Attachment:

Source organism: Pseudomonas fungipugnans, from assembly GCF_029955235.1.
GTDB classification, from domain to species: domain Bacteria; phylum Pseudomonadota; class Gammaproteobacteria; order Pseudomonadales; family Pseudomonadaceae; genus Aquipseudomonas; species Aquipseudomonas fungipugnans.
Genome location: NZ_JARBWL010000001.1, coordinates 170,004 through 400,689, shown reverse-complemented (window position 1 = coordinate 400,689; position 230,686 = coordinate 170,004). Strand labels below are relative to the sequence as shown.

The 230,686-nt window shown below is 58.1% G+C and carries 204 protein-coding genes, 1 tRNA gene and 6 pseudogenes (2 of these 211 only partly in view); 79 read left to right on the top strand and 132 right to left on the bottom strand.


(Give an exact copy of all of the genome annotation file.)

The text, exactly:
Source organism: Pseudomonas fungipugnans, from assembly GCF_029955235.1.
GTDB classification, from domain to species: domain Bacteria; phylum Pseudomonadota; class Gammaproteobacteria; order Pseudomonadales; family Pseudomonadaceae; genus Aquipseudomonas; species Aquipseudomonas fungipugnans.
Genome location: NZ_JARBWL010000001.1, coordinates 170,004 through 400,689, shown reverse-complemented (window position 1 = coordinate 400,689; position 230,686 = coordinate 170,004). Strand labels below are relative to the sequence as shown.

The 230,686-nt window shown below is 58.1% G+C and carries 204 protein-coding genes, 1 tRNA gene and 6 pseudogenes (2 of these 211 only partly in view); 79 read left to right on the top strand and 132 right to left on the bottom strand.